I may be able to answer your question, being the author of the guided meditations on the site you referred to.
In short, the meditations that relate to the figures, Mary, Francis, and Michael, were derived from my personal inner experiences with those figures, rather than from Catholic doctrine. I suspect that may be the only answer some will need. For those interested in knowing more, please feel free to read on.
Prior to writing those, I had authored a series of more general guided meditations that were intended to help the listener relax deeply and connect within. These have been in very wide use since the mid 1980's, in particular, one called The Healing Waterfall.
In the process of doing my own meditation practice (unconnected with the Church), I began to feel an affinity for Jesus, Mary, Francis, Michael, and a few other figures. As I opened my heart and listened within further, I came to feel more and more of a bond with them, and derived much solace and comfort from my experience.
As I already possessed the skill of helping people relax, go within, and find peace through the guided meditation process, I felt moved to help other people find their own relationship to these great spiritual figures who had been helping me. The making of the Mary, Francis, and Michael meditations came from that impulse.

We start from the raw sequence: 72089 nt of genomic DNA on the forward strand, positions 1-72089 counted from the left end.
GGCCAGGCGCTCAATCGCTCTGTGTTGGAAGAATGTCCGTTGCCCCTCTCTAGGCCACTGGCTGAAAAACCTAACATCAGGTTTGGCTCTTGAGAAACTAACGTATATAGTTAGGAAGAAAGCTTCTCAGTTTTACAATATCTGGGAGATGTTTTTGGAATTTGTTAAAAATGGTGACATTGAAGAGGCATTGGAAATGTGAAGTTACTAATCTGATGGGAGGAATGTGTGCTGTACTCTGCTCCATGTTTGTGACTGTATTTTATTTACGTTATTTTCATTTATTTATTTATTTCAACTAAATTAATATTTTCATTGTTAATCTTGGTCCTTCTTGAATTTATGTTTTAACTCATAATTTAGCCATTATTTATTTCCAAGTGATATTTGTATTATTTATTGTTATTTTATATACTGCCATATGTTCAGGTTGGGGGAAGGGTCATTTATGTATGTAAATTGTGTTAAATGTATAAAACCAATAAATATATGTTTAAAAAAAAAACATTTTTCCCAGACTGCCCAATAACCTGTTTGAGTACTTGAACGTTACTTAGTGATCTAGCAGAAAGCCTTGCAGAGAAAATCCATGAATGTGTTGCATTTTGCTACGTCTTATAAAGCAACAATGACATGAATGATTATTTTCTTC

Not having been raised or educated as a Catholic, once I completed these meditations I was curious to know whether the wording and philosophy they contained might be compatible with Catholic doctrine. (I was sensitive to the fact that the figures I was writing about are so important to Catholics, and did not want to bring offense.) So I asked several friends who were devout Catholics to listen and offer feedback. Their feedback was positive in regard to the experience of the meditations, and they felt there wasn't anything particularly at issue with the content. That's not to say that under another's scrutiny, or analysis by a religious scholar one wouldn't find points to argue. Again, doctrine is not my area or specialty.
The intention of the meditations is to provide an opportunity for the listener to have their own inner experience of these wonderful figures, and because they are somewhat open-ended by design, they seem to work for that purpose.
It may be of interest to you that they have been purchased and used by some Catechism teachers for their classes, because they were looking for a way to help their students to develop a personal connection with the material. From the little I've learned, I've also become aware that there seems to be a broad range of what is considered "Catholic" among Catholics.
I hope this helps answer your question, although it may raise some others. If I can help further, please let me know. Thank you for your interest, and God bless.